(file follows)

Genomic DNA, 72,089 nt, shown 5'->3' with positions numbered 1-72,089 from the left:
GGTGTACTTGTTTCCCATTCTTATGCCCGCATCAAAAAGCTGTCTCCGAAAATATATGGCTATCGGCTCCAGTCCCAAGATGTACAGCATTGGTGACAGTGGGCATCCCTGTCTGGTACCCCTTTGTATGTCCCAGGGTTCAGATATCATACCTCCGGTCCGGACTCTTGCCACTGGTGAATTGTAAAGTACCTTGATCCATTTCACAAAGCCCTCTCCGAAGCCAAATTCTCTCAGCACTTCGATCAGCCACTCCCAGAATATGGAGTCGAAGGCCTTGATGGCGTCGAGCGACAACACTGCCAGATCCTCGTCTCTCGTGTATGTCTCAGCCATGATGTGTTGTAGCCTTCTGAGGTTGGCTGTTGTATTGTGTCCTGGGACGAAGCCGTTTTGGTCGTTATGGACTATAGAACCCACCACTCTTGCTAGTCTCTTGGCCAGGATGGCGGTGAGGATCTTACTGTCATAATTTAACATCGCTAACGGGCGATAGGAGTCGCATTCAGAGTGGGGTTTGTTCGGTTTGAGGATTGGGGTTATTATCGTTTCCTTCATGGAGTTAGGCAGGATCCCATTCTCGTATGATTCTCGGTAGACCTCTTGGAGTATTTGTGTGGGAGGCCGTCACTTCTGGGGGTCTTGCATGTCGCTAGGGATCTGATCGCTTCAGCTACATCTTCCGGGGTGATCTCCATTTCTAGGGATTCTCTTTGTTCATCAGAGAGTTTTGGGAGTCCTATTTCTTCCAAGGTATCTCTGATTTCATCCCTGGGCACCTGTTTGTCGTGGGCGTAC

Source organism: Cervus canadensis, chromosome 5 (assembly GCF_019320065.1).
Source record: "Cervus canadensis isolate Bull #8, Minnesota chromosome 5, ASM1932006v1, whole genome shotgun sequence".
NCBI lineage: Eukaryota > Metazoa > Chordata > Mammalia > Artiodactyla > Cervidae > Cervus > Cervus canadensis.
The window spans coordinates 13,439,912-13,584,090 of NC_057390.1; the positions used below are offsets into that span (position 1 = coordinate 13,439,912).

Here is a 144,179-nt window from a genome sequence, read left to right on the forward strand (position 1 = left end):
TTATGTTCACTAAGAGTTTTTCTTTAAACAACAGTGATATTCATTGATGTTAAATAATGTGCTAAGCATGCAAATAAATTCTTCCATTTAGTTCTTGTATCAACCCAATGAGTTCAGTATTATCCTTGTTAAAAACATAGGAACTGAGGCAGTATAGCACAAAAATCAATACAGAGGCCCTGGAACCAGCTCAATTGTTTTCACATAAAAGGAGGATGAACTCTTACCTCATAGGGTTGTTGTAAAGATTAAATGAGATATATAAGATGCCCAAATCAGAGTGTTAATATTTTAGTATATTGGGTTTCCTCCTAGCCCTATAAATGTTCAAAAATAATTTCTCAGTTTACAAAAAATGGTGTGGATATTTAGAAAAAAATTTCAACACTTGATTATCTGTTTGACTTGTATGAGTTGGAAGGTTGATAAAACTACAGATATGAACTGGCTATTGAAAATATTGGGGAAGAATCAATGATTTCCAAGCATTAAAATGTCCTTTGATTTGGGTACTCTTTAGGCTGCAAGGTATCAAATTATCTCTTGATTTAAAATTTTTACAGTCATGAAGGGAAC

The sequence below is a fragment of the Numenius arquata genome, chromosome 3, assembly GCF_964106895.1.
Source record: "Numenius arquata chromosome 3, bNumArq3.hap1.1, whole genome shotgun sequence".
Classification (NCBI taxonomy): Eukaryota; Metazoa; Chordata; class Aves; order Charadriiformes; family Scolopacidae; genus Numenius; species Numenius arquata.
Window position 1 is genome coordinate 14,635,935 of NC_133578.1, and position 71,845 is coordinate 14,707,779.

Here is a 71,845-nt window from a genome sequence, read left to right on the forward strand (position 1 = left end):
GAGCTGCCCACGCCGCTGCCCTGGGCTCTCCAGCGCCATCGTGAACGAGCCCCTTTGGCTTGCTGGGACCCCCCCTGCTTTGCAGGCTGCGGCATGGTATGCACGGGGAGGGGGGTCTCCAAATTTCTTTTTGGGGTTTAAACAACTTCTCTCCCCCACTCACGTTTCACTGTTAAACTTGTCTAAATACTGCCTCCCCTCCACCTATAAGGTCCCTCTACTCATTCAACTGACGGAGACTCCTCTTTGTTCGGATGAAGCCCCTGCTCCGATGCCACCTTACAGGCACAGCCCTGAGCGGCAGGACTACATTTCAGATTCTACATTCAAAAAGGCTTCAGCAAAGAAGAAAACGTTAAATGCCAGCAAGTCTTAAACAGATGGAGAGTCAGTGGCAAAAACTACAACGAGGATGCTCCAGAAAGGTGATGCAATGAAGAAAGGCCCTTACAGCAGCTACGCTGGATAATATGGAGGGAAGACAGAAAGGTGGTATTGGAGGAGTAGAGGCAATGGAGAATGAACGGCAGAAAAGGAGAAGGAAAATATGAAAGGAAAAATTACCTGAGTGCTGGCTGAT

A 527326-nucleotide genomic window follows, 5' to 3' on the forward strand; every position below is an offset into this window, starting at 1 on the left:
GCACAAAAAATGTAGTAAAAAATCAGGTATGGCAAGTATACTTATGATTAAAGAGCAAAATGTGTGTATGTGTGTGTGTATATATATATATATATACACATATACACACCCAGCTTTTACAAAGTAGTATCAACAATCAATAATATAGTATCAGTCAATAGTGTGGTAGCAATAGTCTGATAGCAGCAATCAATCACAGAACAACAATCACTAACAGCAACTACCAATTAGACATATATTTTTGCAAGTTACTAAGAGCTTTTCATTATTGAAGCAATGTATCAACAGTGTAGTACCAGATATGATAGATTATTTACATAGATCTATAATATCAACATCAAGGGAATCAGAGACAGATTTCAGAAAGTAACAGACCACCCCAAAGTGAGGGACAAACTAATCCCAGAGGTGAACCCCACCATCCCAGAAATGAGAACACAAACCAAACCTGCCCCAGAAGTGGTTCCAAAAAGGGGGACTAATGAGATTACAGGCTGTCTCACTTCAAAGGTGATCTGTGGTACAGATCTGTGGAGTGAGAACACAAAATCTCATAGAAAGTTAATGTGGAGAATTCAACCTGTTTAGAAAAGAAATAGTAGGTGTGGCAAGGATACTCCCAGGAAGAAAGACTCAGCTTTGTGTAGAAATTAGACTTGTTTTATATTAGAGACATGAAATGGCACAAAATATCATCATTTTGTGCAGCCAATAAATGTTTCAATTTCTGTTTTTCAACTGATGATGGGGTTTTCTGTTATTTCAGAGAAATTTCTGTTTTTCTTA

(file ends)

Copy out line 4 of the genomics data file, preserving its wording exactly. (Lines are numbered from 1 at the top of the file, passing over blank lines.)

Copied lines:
Source record: "Cervus canadensis isolate Bull #8, Minnesota chromosome 5, ASM1932006v1, whole genome shotgun sequence".